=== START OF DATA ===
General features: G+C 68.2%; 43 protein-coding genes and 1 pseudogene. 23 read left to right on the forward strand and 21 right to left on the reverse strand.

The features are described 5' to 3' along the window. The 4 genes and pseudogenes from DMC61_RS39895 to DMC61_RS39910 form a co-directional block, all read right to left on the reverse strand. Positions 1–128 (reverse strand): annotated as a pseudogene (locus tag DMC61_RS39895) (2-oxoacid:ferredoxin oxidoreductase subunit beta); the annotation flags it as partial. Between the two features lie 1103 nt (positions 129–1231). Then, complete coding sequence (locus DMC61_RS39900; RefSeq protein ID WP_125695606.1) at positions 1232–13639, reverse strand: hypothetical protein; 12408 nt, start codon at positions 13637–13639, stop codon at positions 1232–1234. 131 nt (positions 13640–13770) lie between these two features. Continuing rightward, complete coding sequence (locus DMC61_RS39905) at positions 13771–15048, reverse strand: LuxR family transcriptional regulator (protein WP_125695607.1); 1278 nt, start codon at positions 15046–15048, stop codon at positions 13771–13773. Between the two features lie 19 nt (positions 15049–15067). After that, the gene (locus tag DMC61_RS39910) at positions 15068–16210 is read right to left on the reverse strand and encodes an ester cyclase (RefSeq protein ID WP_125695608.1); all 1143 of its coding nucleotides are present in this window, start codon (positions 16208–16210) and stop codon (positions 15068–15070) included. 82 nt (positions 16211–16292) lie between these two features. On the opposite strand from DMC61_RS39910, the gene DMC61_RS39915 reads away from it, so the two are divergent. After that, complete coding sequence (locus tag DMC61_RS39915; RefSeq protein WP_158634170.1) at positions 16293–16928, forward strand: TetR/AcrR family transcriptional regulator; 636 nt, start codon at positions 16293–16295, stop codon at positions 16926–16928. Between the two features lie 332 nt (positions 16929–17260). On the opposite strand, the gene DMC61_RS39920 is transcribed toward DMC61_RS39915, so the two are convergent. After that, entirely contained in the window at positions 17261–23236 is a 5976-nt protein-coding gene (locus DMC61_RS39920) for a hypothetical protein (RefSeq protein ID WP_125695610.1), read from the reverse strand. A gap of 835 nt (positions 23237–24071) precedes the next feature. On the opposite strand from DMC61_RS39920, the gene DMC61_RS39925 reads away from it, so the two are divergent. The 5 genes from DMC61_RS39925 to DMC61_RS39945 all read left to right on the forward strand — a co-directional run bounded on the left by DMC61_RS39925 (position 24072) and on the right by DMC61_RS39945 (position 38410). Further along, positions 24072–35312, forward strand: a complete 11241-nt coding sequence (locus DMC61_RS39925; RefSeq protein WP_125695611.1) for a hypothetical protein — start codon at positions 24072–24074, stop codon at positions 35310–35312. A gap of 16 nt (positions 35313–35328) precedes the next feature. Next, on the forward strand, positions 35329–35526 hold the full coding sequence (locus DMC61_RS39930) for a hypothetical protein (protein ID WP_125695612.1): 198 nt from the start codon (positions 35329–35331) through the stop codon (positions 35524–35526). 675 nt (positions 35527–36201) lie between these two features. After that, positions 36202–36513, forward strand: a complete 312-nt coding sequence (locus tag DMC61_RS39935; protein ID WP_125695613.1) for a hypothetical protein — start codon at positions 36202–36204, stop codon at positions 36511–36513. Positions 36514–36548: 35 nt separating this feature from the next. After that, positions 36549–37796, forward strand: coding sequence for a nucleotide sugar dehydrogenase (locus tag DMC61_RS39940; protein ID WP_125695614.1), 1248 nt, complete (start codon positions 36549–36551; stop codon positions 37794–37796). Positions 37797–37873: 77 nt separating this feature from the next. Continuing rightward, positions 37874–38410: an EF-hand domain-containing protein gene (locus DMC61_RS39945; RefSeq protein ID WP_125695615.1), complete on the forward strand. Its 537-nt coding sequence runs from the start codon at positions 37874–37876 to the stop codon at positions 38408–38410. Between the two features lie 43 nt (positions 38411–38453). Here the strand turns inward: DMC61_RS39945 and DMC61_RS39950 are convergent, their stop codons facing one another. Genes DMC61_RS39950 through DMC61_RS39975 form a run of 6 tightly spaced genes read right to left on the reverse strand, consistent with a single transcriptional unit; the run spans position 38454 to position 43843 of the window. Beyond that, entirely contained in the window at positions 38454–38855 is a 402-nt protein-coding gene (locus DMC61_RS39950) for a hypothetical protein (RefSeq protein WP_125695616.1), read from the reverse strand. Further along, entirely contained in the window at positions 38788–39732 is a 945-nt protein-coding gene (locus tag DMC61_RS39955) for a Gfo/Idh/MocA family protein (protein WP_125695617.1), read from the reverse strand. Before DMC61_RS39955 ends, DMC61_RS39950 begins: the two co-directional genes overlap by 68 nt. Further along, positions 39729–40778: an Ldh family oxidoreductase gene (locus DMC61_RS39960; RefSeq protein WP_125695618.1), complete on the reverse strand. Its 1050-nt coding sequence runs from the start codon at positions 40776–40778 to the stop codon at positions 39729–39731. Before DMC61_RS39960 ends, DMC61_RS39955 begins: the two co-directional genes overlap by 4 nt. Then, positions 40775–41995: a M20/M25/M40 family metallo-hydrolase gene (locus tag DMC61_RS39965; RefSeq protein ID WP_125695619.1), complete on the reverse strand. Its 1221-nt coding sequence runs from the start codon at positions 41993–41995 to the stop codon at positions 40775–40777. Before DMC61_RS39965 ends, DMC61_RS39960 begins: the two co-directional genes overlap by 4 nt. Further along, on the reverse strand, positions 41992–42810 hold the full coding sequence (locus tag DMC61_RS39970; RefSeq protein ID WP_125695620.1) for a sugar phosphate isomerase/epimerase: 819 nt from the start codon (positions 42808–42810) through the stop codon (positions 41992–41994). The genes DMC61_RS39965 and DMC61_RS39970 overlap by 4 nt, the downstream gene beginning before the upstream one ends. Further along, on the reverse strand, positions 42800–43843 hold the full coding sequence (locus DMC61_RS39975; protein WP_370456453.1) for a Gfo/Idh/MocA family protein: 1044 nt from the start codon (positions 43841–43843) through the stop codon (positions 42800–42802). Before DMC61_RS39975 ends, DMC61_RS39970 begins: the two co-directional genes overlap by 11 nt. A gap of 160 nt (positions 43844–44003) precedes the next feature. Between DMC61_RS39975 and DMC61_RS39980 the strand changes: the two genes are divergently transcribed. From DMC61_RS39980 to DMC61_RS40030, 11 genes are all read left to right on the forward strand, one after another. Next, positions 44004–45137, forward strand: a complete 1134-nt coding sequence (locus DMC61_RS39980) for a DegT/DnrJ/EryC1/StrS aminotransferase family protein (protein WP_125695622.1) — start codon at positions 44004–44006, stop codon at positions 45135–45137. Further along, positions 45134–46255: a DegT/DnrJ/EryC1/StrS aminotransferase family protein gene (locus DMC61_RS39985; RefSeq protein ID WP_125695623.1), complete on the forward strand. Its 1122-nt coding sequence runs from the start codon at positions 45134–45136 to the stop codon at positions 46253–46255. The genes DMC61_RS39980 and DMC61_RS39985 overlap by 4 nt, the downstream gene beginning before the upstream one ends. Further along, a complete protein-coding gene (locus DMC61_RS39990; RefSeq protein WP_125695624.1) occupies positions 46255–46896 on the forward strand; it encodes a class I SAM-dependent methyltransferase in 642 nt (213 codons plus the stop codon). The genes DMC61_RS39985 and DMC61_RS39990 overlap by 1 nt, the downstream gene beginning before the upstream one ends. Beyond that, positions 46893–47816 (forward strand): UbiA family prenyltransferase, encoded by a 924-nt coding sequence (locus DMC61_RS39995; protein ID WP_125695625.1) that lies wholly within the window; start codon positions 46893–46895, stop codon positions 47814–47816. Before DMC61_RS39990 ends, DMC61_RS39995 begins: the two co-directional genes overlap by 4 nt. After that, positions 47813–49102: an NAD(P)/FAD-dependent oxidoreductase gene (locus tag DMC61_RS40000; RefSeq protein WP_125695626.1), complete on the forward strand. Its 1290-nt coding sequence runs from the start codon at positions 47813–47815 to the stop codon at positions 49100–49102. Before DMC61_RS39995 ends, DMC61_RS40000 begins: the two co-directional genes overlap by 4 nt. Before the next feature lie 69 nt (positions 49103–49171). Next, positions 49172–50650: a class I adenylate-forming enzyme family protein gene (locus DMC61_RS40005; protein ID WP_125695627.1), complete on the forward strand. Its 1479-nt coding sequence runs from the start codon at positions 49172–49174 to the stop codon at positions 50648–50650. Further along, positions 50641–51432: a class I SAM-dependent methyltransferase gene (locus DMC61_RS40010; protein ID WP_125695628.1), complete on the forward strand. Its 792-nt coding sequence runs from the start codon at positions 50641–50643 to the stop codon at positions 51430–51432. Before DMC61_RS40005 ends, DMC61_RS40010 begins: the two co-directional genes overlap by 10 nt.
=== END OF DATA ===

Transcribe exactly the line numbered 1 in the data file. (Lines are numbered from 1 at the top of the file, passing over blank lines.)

General features: G+C 68.2%; 43 protein-coding genes and 1 pseudogene. 23 read left to right on the forward strand and 21 right to left on the reverse strand.